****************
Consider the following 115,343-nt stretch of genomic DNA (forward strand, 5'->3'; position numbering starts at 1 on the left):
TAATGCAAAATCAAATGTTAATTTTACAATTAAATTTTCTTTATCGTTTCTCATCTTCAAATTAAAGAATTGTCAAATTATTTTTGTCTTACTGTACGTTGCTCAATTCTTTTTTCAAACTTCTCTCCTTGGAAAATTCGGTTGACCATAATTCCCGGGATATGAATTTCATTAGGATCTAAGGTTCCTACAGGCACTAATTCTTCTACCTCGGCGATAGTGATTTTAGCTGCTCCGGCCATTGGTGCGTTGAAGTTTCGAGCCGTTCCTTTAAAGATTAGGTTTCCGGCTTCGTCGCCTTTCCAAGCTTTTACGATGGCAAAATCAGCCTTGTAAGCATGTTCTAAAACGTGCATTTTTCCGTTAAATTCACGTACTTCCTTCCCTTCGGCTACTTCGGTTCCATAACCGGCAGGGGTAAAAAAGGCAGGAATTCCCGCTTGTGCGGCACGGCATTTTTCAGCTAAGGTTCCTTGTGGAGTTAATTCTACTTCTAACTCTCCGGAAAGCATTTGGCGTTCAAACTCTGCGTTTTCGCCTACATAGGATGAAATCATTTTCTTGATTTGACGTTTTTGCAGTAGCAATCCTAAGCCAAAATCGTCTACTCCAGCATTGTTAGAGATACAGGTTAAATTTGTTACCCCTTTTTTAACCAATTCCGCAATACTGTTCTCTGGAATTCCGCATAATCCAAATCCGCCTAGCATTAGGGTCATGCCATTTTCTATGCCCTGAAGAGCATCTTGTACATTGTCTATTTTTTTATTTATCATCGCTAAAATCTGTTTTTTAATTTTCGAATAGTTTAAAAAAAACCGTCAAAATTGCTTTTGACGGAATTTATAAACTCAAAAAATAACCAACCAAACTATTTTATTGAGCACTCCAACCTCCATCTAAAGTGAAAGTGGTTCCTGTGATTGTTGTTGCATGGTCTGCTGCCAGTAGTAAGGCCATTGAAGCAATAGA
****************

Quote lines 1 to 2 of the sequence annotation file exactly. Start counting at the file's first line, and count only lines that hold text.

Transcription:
Consider the following 115,343-nt stretch of genomic DNA (forward strand, 5'->3'; position numbering starts at 1 on the left):
TAATGCAAAATCAAATGTTAATTTTACAATTAAATTTTCTTTATCGTTTCTCATCTTCAAATTAAAGAATTGTCAAATTATTTTTGTCTTACTGTACGTTGCTCAATTCTTTTTTCAAACTTCTCTCCTTGGAAAATTCGGTTGACCATAATTCCCGGGATATGAATTTCATTAGGATCTAAGGTTCCTACAGGCACTAATTCTTCTACCTCGGCGATAGTGATTTTAGCTGCTCCGGCCATTGGTGCGTTGAAGTTTCGAGCCGTTCCTTTAAAGATTAGGTTTCCGGCTTCGTCGCCTTTCCAAGCTTTTACGATGGCAAAATCAGCCTTGTAAGCATGTTCTAAAACGTGCATTTTTCCGTTAAATTCACGTACTTCCTTCCCTTCGGCTACTTCGGTTCCATAACCGGCAGGGGTAAAAAAGGCAGGAATTCCCGCTTGTGCGGCACGGCATTTTTCAGCTAAGGTTCCTTGTGGAGTTAATTCTACTTCTAACTCTCCGGAAAGCATTTGGCGTTCAAACTCTGCGTTTTCGCCTACATAGGATGAAATCATTTTCTTGATTTGACGTTTTTGCAGTAGCAATCCTAAGCCAAAATCGTCTACTCCAGCATTGTTAGAGATACAGGTTAAATTTGTTACCCCTTTTTTAACCAATTCCGCAATACTGTTCTCTGGAATTCCGCATAATCCAAATCCGCCTAGCATTAGGGTCATGCCATTTTCTATGCCCTGAAGAGCATCTTGTACATTGTCTATTTTTTTATTTATCATCGCTAAAATCTGTTTTTTAATTTTCGAATAGTTTAAAAAAAACCGTCAAAATTGCTTTTGACGGAATTTATAAACTCAAAAAATAACCAACCAAACTATTTTATTGAGCACTCCAACCTCCATCTAAAGTGAAAGTGGTTCCTGTGATTGTTGTTGCATGGTCTGCTGCCAGTAGTAAGGCCATTGAAGCAATAGA